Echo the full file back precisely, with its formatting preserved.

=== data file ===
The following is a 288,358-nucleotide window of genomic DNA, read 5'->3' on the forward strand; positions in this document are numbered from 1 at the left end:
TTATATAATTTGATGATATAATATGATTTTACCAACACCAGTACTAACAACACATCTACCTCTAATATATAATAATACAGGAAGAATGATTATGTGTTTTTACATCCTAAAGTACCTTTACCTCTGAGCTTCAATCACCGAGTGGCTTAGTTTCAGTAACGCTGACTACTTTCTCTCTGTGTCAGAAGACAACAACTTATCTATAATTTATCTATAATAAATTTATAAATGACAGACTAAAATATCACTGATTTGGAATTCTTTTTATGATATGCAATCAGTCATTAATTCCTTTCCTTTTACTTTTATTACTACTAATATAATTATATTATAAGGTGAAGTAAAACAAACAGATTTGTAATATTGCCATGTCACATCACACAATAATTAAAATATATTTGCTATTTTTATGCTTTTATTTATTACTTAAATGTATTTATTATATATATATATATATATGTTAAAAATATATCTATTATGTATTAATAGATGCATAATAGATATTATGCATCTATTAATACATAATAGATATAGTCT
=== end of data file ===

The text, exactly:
The following is a 288,358-nucleotide window of genomic DNA, read 5'->3' on the forward strand; positions in this document are numbered from 1 at the left end:
TTATATAATTTGATGATATAATATGATTTTACCAACACCAGTACTAACAACACATCTACCTCTAATATATAATAATACAGGAAGAATGATTATGTGTTTTTACATCCTAAAGTACCTTTACCTCTGAGCTTCAATCACCGAGTGGCTTAGTTTCAGTAACGCTGACTACTTTCTCTCTGTGTCAGAAGACAACAACTTATCTATAATTTATCTATAATAAATTTATAAATGACAGACTAAAATATCACTGATTTGGAATTCTTTTTATGATATGCAATCAGTCATTAATTCCTTTCCTTTTACTTTTATTACTACTAATATAATTATATTATAAGGTGAAGTAAAACAAACAGATTTGTAATATTGCCATGTCACATCACACAATAATTAAAATATATTTGCTATTTTTATGCTTTTATTTATTACTTAAATGTATTTATTATATATATATATATATATGTTAAAAATATATCTATTATGTATTAATAGATGCATAATAGATATTATGCATCTATTAATACATAATAGATATAGTCT